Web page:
Management assertions, in the context of an audit, are representations made by a company’s management that are embodied in financial statements. They are essentially the claims management makes regarding the company’s financials.
The assertions made by management fall into five categories:
- Existence or Occurrence: Management asserts that all assets and liabilities on the balance sheet exist, and that all recorded transactions have actually occurred and are pertaining to the company.
- Rights and Obligations : Management asserts that the company holds the rights to all assets, and liabilities are the obligations of the company.
- Completeness: Management asserts that all transactions and accounts that should be presented in the financial statements are included.
- Valuation or Allocation: Management asserts that assets, liabilities, and recorded transactions are valued appropriately, and any resulting valuations or allocations are made in accordance with applicable financial reporting frameworks.
- Presentation and Disclosure: Management asserts that all classes of transactions, account balances, and disclosures are properly classified and clearly described within the financial statements.
Auditors use these assertions during their audit procedures to assess the risk of material misstatement, design audit procedures to test the assertions, and ultimately provide an opinion on the truth and fairness of the financial statements. By confirming these assertions, auditors aim to ensure that the financial statements are complete, accurate, and properly recorded.
Example of Management Assertions
Let’s consider a simple example of management assertions in the context of a company’s inventory:
- Existence or Occurrence: Management asserts that all inventory listed on the balance sheet actually exists. This can be verified by auditors through physical inventory counts.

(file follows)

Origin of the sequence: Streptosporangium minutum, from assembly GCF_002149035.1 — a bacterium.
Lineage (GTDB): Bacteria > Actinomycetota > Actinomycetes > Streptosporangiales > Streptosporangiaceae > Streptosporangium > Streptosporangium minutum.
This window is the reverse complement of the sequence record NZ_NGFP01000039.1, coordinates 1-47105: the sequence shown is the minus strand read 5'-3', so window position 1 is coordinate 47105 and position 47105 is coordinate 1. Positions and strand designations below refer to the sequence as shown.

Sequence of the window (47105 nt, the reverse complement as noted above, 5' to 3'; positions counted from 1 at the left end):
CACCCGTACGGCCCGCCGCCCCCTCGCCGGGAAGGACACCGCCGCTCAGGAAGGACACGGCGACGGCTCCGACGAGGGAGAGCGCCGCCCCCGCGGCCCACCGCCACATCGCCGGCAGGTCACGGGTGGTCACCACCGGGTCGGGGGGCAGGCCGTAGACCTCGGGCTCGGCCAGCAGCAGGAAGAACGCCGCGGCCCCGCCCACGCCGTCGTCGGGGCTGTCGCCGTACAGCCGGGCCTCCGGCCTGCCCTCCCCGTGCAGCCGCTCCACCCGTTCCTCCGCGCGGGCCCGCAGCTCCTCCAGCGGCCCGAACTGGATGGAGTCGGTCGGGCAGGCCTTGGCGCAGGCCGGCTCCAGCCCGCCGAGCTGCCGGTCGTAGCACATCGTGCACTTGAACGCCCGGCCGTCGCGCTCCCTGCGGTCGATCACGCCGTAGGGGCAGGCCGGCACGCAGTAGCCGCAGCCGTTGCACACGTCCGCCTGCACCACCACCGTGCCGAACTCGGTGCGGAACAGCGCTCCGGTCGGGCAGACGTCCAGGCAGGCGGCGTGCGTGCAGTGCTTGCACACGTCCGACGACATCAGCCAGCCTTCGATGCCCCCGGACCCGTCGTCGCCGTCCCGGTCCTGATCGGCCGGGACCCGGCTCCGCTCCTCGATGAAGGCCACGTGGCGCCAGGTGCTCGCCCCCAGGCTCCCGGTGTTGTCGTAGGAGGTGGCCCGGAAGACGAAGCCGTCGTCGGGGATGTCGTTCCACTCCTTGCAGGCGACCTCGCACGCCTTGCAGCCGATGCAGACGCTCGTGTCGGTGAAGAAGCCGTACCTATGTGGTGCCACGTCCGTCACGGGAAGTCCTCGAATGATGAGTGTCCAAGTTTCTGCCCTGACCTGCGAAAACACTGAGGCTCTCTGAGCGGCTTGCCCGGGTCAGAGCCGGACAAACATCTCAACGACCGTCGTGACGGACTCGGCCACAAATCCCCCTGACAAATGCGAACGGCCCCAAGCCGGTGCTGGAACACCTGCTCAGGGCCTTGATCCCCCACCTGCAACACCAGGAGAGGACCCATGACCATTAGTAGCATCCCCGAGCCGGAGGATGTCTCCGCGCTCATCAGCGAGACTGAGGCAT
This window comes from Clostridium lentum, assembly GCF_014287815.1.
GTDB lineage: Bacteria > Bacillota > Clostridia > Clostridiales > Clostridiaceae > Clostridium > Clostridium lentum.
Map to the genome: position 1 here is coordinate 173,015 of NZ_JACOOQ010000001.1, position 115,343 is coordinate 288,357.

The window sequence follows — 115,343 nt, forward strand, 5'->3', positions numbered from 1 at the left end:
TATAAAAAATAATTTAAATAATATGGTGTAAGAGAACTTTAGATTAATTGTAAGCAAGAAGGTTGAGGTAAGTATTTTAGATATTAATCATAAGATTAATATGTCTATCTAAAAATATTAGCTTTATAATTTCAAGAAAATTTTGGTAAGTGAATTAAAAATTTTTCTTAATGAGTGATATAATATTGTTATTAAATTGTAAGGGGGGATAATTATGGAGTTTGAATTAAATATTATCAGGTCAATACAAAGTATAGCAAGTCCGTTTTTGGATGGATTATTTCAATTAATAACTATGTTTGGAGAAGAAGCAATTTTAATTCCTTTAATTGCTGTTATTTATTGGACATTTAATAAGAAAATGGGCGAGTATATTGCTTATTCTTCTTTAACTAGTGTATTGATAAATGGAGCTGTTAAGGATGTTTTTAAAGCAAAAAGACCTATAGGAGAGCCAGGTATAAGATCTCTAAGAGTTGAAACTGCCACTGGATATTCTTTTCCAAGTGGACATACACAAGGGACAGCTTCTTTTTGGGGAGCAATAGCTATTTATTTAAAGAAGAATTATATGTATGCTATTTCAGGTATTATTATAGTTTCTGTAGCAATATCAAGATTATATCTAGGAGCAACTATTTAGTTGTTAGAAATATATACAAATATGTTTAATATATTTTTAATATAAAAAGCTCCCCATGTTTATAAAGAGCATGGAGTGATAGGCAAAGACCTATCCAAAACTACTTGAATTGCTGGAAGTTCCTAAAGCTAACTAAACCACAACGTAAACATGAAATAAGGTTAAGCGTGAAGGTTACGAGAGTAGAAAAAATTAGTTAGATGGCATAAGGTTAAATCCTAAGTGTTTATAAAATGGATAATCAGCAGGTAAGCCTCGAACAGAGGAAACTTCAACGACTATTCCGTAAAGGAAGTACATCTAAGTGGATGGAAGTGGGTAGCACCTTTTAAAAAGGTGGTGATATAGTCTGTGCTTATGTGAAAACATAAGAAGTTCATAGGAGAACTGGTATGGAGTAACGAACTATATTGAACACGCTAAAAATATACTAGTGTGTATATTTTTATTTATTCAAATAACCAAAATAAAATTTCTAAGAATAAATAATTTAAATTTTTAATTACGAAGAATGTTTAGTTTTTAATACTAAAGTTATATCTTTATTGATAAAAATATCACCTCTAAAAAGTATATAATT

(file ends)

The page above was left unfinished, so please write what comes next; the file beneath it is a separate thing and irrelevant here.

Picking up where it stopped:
- Rights and Obligations: Management asserts that the company has legal ownership of all listed inventory. This can be checked by auditors through review of purchase orders, invoices, and other legal documentation of ownership.
- Completeness: Management asserts that all inventory owned by the company as of the balance sheet date is included in the inventory account. Auditors may test this by reviewing cutoff procedures around the inventory count date to ensure all goods in transit, consignment inventory, or returns are properly accounted for.
- Valuation or Allocation : Management asserts that inventory is recorded at the lower of cost or market value, as required by the generally accepted accounting principles (GAAP). Auditors can test this by examining the company’s costing methodology, assessing the appropriateness of overhead allocation, and reviewing market prices to evaluate potential inventory obsolescence or write-downs.
- Presentation and Disclosure: Management asserts that inventory is properly classified in the balance sheet and that all relevant disclosures (such as the method of inventory valuation used) are included in the notes to the financial statements. Auditors can review financial statement disclosures and classifications to confirm their correctness and completeness.
These assertions provide a structure for the auditor’s procedures to confirm the validity of the company’s financial statements. The specifics of these procedures will vary based on the company’s size, industry, internal controls, and other factors.